The late sixth century BCE theatre at Thorikos in Southern Attica, from A294, TV2 (‘The Theatre and the State: Archaeological reconstruction’). Presenter Chris Emlyn-Jones, Producer Tony Coe, Production Assistant, Mags Noble. Besides diverging in shape from the ‘standard’ Epidaurus model, the theatre’s link with silver mining is revealed by the rectangular light structure in the background to the left of the theatre, a restored washery for concentrating silver ore.

Likewise, in our course A295 (Homer: Poetry and Society) John Purkis, a Staff Tutor in the English Department, kicked off the course on the Odyssey by linking a detailed survey of evidence on the ground on the island of Ithaka, legendary home of Odysseus, to traditions developed in Homeric oral poetry and story-telling more widely, in British, European and Indian culture. In this same course, we were also able film in detail the ancient site of Troy, and how its importance as a focus of Homeric legend can be related to its position in the surrounding landscape. This was a project in which I was closely involved, and I much enjoyed interviewing the archaeologist, Donald Easton, and Professor Manfred Korfmann, who inaugurated a multi-disciplinary approach to the site, including Greek archaeologists and pre-historians.

Interview with Donald Easton

Interview with Donald Easton by CE-J from A295, TV, ‘Troy, Reading the Site’. Presenter Chris Emlyn-Jones, Producers, Tony Coe and Mags Noble, Production Assistant, Carole Browne. The programme attempts to relate the complex settlement layers of the citadel of Troy [as the site was in the 1990’s] to the literary evidence for the Trojan conflict. Easton’s significant contribution was a meticulous reconstruction of the evidence in the light the notorious north-south excavation trench, dug in the late 19th Century by Heinrich Schliemann, the discoverer of Çanakkale as the site of the citadel.

This account has had an unashamedly Graeco-centric bias, principally because the Greek world has been my main area of expertise, though I hasten to add that, as someone mainly working on Greek literature and philosophy, it was the peculiar circumstances we were in which gave me exciting, and often scary, opportunities to pontificate on the heights of Troy, in the Athenian Agora, Greek theatres and elsewhere, well outside my comfort zone (and I was never a very confident TV performer—the advice ‘treat the camera as your friend’ never quite worked for me; one of my clear memories is of Colin Cunningham going to sleep behind a wall in the Athenian Theatre of Dionysus while I did my umpteenth take!).

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The 1990’s saw a decisive expansion into a formation present colleagues might recognise: we finally became a department, with Lorna as the first HoD. And we gained a number of new colleagues: in 1993 our first new departmental colleague, Janet Huskinson, was appointed, followed by Paula James and later Val Hope, Lisa Nevett, Phil Perkins, James Robson, Trevor Fear and Naoko Yamagata (apologies for not getting precise order and dates of entry—my memory is not what it was). This meant a radical strengthening of the Roman side especially in social and art history and archaeology and a move into 3rd level with a major Roman course AA309 (Culture, Identity and Power in the Roman Empire). And we were also able, finally, to offer courses in both languages. And the department succeeded in getting top marks in the Teaching Quality Assessment of 2001 (however, as Lorna has made clear, apart from the kudos, much good did it do us in material terms!).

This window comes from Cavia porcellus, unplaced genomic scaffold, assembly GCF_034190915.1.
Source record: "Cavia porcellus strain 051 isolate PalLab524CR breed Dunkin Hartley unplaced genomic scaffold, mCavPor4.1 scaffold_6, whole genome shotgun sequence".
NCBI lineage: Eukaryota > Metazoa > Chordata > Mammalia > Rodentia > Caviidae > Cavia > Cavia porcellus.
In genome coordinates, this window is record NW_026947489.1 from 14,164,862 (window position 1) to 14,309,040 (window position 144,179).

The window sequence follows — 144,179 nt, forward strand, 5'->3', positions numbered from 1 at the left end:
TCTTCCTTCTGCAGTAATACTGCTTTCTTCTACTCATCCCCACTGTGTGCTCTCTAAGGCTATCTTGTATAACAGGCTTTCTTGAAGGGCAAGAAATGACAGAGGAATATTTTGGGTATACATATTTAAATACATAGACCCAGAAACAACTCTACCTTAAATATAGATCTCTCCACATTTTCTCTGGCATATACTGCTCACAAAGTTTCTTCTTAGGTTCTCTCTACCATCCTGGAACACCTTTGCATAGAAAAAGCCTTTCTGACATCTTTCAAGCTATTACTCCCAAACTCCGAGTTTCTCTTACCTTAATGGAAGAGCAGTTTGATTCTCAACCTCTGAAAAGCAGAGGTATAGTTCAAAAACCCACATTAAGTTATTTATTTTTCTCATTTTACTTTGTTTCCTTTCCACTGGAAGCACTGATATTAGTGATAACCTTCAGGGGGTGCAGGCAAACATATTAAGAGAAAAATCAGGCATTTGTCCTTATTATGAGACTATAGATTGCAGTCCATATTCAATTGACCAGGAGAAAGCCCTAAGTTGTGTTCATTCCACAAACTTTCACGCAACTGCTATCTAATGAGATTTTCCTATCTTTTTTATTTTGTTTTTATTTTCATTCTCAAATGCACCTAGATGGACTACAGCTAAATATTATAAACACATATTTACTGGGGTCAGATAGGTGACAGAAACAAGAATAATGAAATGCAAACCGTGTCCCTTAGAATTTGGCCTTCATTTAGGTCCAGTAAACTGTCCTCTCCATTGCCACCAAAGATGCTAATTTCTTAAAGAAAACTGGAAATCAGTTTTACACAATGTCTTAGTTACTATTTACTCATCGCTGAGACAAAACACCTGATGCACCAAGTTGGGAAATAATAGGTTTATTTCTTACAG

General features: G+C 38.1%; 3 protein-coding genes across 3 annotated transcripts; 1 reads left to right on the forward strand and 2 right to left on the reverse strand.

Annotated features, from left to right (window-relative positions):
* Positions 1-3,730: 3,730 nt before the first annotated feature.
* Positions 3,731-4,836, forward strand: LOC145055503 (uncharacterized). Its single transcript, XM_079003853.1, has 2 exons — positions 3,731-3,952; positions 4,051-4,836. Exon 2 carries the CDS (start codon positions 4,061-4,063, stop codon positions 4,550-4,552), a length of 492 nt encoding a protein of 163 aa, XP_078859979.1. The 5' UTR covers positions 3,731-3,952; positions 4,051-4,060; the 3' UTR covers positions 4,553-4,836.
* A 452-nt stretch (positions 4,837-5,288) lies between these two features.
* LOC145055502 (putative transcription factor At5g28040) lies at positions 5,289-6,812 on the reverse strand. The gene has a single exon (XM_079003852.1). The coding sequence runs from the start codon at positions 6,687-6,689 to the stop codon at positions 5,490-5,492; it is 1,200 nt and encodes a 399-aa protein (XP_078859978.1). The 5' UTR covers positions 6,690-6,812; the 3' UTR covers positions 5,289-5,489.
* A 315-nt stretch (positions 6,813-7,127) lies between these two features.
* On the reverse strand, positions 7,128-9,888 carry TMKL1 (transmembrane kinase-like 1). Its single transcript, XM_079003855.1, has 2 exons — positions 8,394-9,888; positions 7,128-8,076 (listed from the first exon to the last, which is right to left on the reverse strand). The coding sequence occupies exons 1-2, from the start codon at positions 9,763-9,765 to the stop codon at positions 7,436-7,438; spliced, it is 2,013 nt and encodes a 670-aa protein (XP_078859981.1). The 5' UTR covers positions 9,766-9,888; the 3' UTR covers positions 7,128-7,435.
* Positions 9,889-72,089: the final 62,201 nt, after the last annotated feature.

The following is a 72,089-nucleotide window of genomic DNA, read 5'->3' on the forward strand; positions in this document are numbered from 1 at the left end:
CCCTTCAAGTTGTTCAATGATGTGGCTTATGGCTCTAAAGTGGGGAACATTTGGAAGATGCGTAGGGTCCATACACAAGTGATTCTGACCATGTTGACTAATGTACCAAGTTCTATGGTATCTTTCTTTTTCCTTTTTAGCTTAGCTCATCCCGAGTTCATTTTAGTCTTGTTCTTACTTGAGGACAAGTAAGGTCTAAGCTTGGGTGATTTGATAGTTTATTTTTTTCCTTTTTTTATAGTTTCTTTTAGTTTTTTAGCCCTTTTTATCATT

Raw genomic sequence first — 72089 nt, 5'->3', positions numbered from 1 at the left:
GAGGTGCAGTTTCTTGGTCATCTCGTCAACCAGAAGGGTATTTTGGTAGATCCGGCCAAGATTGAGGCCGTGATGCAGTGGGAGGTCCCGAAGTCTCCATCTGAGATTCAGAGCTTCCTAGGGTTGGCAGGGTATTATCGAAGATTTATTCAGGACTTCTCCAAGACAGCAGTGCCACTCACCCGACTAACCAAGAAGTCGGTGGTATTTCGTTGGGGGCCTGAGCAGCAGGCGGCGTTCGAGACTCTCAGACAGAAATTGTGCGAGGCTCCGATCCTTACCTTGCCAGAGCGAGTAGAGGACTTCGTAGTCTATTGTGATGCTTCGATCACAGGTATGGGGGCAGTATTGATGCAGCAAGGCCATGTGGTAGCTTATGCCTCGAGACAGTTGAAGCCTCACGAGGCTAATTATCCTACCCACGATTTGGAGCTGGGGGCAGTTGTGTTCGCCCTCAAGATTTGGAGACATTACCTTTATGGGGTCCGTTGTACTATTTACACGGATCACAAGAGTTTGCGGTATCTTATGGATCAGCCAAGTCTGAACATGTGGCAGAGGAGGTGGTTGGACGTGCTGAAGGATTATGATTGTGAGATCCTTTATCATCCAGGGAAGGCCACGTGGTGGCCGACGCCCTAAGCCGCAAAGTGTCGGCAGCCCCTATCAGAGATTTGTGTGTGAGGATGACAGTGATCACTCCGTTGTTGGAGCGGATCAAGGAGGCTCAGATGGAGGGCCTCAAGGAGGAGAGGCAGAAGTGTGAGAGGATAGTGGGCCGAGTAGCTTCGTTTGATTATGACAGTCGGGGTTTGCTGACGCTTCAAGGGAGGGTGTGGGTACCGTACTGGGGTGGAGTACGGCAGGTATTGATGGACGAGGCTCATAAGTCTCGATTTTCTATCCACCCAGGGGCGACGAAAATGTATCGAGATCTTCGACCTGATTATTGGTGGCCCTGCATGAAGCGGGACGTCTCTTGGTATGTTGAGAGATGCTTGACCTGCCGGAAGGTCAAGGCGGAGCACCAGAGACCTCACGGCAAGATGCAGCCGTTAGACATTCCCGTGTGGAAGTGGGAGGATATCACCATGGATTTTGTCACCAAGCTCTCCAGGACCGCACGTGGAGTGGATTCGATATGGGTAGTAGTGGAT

If by this stage (early 2000’s) not a mighty oak, then an extremely vigorous sapling. But this has gone on quite long enough—I hope others will take the story further.

by Chris Emlyn-Jones

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John Stephen Kassman Memorial Essay Prize 2019

An annual prize is awarded for the best essay in a competition, open to all current Open University undergraduate students. It is likely to be of particular interest to students on A229, A276, A275, A330 and A340. The essay, of not more than 3000 words, should be on any topic related to Greek and Roman Antiquity.

Submission dates for the next prize are as follows:

·         the closing date for notice of intention to enter the competition is 28 June 2019, and

·         the deadline for submission of essays is 30 September 2019.

For further details, rules and regulations for the competition, see below.

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Information and Regulations for Entrants

1. The prize will be an annual award based on the income from a donation given by the late Alec Kassman in memory of his son. Alec was an Arts Faculty Staff Tutor in London Region of the Open University and a contributor to Classical Studies courses. The purpose of the prize, which will be awarded for the best essay in an annual competition, is to develop and foster study of Classical Antiquity in the Open University. The award will take the form of a book-token (or other academic related goods) to the approximate value of £100.